“Rambo is a war machine that can’t be turned off,” Sylvester Stallone told Time’s Richard Zoglin in 1985. At the time, the multi-hyphenate action star was riding high on the success of First Blood: Part II, just months before Rocky IV’s almost-as-impressive holiday release ($85 million over a month vs. First Blood: Part II’s $150 million over almost three months). Before that, First Blood was (and mostly still is) fairly well-regarded as a psychodrama about John Rambo (Stallone), a traumatized Vietnam vet who feels ostracized after returning to America. But First Blood: Part II—which Stallone had greater creative control over, after rewriting James Cameron’s original script—was dismissed by several critics as ahistorical propaganda: The New York Times’s Vincent Canby said that the film was “not about the war as it was fought and as it came to an end 10 years ago, but as it has come to look to the macho mind of today.” Jay Kesler, writing for the Christian journal Transformation in 1987, paraphrased Luke 23:18 when he said that "...I fear the United States is on the verge of saying 'Give us Rambo!' We would rather have him than Jesus Christ. He is offering so much more of what our national psyche craves."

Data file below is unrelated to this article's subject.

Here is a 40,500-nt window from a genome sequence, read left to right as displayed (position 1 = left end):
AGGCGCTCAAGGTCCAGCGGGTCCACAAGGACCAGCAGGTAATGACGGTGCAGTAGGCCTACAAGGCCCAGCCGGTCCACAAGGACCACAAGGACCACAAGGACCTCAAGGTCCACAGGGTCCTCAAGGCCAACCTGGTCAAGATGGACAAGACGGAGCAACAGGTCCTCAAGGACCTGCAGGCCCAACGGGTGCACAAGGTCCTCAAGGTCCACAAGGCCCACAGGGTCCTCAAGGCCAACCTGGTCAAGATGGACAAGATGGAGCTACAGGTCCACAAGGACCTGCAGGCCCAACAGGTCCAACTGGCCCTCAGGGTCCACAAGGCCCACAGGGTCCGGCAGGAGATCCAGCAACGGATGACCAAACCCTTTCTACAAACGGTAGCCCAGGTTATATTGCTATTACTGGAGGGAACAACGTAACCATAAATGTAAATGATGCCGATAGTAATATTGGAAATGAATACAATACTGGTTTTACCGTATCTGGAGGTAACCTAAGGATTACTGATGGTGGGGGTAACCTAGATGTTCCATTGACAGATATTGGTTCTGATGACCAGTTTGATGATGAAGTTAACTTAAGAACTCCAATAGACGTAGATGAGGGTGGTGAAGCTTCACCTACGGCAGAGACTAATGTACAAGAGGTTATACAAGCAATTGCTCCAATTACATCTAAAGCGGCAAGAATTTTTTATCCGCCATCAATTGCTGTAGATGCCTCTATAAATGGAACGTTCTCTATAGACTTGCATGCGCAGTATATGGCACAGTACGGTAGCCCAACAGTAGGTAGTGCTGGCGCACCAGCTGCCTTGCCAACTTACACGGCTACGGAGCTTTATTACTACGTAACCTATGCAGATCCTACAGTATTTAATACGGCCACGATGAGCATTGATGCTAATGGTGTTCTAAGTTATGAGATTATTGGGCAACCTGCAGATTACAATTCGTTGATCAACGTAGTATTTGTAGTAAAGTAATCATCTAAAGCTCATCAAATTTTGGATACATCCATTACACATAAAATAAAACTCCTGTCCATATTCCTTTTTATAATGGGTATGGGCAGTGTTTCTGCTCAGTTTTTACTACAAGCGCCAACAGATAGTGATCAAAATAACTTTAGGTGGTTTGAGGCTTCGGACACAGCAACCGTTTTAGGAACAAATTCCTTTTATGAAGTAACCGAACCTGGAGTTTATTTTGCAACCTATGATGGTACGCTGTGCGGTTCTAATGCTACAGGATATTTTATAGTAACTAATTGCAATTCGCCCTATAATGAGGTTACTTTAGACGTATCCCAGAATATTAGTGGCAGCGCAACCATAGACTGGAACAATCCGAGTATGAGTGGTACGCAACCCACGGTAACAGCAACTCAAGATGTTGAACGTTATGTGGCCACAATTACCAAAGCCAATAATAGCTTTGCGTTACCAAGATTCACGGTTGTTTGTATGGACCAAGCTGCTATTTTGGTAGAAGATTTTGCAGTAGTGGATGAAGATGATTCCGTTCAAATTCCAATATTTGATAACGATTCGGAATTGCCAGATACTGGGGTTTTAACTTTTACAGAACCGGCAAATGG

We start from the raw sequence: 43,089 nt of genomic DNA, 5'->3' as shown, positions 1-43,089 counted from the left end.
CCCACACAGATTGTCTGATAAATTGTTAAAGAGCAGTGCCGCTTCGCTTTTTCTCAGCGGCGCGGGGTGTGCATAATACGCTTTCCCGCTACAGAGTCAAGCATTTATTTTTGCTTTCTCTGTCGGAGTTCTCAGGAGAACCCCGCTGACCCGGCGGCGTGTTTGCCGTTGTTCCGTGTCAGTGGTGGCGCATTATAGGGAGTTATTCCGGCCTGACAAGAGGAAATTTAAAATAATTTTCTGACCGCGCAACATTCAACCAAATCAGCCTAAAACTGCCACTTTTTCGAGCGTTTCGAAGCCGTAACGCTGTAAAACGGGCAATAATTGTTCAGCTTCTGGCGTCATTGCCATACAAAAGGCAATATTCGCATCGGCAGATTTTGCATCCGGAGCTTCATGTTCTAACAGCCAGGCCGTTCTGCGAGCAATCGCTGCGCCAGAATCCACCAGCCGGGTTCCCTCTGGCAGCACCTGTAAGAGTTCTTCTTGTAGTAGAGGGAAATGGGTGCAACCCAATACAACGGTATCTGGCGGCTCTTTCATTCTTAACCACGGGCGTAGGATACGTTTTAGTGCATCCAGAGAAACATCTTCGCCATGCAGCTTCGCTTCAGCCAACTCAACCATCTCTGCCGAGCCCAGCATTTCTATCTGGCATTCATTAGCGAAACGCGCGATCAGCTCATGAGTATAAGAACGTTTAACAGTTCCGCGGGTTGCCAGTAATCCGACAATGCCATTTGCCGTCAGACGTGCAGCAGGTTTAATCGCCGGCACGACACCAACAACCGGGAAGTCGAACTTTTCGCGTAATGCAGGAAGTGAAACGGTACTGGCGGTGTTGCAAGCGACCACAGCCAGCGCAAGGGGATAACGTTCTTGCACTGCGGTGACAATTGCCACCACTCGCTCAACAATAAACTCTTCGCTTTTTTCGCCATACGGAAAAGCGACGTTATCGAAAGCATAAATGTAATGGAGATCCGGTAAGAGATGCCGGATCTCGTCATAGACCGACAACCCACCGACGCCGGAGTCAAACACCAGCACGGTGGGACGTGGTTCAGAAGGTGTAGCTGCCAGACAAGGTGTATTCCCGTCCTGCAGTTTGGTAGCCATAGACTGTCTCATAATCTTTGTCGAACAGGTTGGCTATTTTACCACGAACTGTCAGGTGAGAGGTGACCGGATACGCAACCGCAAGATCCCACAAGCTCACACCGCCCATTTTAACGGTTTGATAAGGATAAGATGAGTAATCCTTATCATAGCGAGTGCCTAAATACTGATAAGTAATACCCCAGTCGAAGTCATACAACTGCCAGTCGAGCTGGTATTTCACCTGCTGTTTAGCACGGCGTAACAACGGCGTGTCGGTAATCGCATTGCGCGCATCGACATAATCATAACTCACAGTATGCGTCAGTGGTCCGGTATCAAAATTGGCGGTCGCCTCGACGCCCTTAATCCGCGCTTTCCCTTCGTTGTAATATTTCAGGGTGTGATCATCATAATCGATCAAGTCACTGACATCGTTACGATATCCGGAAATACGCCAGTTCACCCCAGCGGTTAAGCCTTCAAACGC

Still, it’s 2019, and a fourth sequel, Rambo: Last Blood, is now in theaters. In First Blood, Rambo was a symbol of post-war alienation; in Last Blood, he’s looking for fights to pick, this time with the Mexican cartels. Rambo’s transformation from a sullen martyr to an avenging angel has even startled author David Morrell, who originated the Rambo character in the 1972 novel First Blood. “Instead of being soulful, this new movie lacks one," Morrell told Newsweek. "I felt I was less a human being for having seen it, and today that's an unfortunate message.”